It’s a date! You guys want to come to Rochester? smile It’s 75 and sunny right now!

geoduck

It?s a date! You guys want to come to Rochester?  It?s 75 and sunny right now!

But Nanaimo BC is so pretty this time of year.

Lee Dronick

FlipFriddle said:

It?s a date! You guys want to come to Rochester?? It?s 75 and sunny right now!

But Nanaimo BC is so pretty this time of year.

Yes, but here in San Diego the highways east of town were closed due to snow. smile

BurmaYank

Bryan, my thoughts and feelings about how shortsightedly stupid, self-destructive and utterly useless it probably is for Apple to be doing things that might increase the diversity of Apple’s shareholders, and especially to allow big market funds at last to invest in Apple (and thus to reduce the power of Apple’s management to determine company policies), such as finally offering dividends, have not changed.  I never said Apple would or would not do this - only that it should not issue dividends - so I’ve nothing to apologize for.

I could not have expressed my opinion about this better than TMO commenter aryugaetu did when he posted to Jeff’s article, today:

(“Analyst: Apple Dividend Makes Good Sense”), “Sterne Agee analyst Shaw Wu thinks the plan is a good idea?”:

?We believe paying a dividend makes a lot of sense for both shareholders and employees given the company?s high profitability and strong ability to generate free cash flow,? Mr. Wu said…

?We estimate that AAPL will likely generate $75-80 billion in free cash in the next four quarters versus the $45.3 billion we estimate the company generated in the previous four quarters,? Mr. Wu said. ?And that?s why we estimate and believe paying a dividend yield in the 2-2.5 percent range makes sense.?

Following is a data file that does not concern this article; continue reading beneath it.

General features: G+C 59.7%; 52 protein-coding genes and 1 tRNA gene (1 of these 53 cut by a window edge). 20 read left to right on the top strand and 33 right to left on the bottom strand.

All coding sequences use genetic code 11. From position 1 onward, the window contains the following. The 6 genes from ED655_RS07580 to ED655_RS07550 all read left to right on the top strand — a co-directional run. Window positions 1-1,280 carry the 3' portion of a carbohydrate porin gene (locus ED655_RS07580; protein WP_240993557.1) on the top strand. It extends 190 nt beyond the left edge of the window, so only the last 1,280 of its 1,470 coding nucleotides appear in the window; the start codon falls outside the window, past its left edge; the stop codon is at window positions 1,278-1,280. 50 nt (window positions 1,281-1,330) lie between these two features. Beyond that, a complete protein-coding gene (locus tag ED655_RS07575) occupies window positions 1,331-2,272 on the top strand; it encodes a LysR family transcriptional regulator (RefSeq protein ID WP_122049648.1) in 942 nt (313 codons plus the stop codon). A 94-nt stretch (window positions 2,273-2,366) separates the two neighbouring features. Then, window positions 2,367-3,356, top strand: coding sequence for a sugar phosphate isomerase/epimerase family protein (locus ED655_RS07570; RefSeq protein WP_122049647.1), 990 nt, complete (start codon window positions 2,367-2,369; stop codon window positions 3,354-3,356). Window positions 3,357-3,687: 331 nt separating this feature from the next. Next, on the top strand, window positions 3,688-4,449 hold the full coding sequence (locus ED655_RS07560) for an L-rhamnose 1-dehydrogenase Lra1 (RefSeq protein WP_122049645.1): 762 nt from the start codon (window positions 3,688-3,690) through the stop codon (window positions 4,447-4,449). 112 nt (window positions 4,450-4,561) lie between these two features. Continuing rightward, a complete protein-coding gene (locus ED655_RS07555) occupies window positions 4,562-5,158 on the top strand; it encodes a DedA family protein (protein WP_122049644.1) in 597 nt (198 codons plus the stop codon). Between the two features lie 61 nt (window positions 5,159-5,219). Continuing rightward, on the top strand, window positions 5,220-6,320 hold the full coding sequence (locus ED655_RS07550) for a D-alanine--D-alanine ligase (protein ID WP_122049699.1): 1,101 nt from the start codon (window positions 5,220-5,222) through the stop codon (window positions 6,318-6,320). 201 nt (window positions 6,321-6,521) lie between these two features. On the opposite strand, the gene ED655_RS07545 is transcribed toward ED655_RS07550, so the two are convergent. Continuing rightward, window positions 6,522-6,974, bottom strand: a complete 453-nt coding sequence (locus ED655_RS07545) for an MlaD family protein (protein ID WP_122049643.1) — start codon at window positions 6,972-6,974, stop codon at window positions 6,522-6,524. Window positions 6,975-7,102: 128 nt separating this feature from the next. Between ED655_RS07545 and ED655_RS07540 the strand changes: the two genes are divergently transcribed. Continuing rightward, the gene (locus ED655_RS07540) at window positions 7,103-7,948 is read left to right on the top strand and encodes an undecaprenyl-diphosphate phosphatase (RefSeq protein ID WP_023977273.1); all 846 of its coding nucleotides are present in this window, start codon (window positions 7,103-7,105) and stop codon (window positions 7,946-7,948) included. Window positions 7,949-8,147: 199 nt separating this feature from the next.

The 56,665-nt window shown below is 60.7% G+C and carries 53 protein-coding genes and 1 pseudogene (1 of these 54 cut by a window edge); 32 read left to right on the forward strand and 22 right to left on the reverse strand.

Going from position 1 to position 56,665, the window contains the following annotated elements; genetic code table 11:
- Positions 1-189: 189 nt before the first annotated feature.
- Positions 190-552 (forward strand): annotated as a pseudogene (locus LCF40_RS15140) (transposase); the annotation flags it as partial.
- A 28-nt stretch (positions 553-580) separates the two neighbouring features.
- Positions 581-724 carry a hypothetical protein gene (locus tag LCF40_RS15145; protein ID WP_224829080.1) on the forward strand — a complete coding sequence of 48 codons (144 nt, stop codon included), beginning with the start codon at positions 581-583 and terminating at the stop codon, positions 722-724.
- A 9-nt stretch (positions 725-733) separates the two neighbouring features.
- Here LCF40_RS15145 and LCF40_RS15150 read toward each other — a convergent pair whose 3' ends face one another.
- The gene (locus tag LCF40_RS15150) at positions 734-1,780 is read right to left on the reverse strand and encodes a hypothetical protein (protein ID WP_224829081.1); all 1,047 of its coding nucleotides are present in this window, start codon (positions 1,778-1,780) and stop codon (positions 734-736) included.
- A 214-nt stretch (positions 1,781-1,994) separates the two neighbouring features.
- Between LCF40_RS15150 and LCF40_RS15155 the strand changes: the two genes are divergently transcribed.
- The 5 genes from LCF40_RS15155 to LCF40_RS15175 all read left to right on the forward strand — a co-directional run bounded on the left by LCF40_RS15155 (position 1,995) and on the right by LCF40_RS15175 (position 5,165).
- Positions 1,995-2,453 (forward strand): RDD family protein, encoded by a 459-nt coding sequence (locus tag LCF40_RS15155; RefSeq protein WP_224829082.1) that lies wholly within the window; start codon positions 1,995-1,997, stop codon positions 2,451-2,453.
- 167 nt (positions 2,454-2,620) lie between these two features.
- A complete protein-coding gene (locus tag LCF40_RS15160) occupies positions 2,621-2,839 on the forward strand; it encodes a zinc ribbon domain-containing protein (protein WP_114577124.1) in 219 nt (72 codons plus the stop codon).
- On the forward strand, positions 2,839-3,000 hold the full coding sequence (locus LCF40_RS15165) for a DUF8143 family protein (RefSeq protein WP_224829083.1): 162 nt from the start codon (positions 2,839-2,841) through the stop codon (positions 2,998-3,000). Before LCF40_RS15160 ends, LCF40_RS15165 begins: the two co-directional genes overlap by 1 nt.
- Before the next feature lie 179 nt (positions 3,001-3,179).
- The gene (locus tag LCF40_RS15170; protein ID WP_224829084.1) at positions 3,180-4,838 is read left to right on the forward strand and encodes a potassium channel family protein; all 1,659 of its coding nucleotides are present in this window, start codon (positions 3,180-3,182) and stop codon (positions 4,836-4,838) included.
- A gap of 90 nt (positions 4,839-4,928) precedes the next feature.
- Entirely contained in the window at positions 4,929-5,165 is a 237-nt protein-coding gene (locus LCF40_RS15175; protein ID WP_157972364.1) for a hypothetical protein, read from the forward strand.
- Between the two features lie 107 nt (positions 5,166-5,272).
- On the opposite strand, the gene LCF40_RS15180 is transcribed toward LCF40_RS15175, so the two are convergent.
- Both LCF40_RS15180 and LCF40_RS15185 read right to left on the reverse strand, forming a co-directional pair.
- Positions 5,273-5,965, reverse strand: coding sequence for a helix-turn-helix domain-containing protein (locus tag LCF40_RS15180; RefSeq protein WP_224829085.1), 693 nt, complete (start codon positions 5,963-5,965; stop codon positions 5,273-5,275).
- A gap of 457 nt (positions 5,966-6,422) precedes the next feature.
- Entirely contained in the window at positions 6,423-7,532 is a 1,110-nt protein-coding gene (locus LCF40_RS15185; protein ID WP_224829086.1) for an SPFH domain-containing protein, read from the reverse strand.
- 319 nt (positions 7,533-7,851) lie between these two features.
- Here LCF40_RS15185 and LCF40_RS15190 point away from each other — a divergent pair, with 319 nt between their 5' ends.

He added, ?The other reason to pay a dividend is that a growing number of funds are focused on delivering yields and stocks that pay dividends. We believe this would expand and stabilize Apple?s shareholder base.?

.

“That?s total BS. He never explained what Apple gets out of it - just a bunch of happier investors. That?s hard to believe. Apple?s stock is still skyrocketing, a very attractive investment that produces its own rewards, so there is no reason to give away the cash on hand. Dividends are merely bribes to investors to buy their company?s stagnant stock. It is much more typical of slow-growth companies.

Steve Jobs was a very savvy businessman, breaking many firmly held business myths. Now, this new move is based on a bunch of old-school directors playing it safe, unwilling to ?Think Different?. Without recent innovative ideas and products, this move brings a huge shift in Apple?s business focus; not too different when Balmer started to run Microsoft.

Investors that love leading-edge companies will be selling their shares based on the fear of Apple?s own people believing there is nothing more.

Putting business and finance leads at the top of a company, with the innovativeness of lobotomized lemmings, is the surest way to induce an company?s agonizing death.”

.
Apple obviously has no need at all to increase its cash flow capabilities, so why on earth should it think it makes any sense, as Shaw Wu claimed it somehow does, for Apple to try to make itself more attractive to investors?!

BurmaYank

“Now, this new move is based on a bunch of old-school directors playing it safe, unwilling to ‘Think Different’ ...this move brings a huge shift in Apple?s business focus; not too different when Balmer started to run Microsoft.”

Heaven forfend!

BurmaYank

Apple should have kept Apple stock prices as low as possible, by not issuing dividends, and invested its excess cash in:

- developing new manufacturing processes
a) which utilize interchangeable manufacturing modules which can be quickly inserted or replaced into totally automated assembly lines, to maximize flexibility, speed, precision, reliability, etc., in greatly accelerated “just-in-time” production,
b) which can be designed to rapidly create other bespoke/one-of-a-kind interchangeable manufacturing modules as needed, designed by intelligent software,
c) which might require only human employees in the hundreds (if even that) for operations as big as Foxconn’s,
d) which are therefore all only within US shores, and
e) which utilize only free energy sources (geothermal, wave/tidal power, sun, wind, etc.) and fuel-cell, battery or flywheel energy storage forms.

- and any left-over excess money after that could be used to buy back Apple stock at the reduced rates of a company which refuses to issue dividends can enjoy.

Bryan Chaffin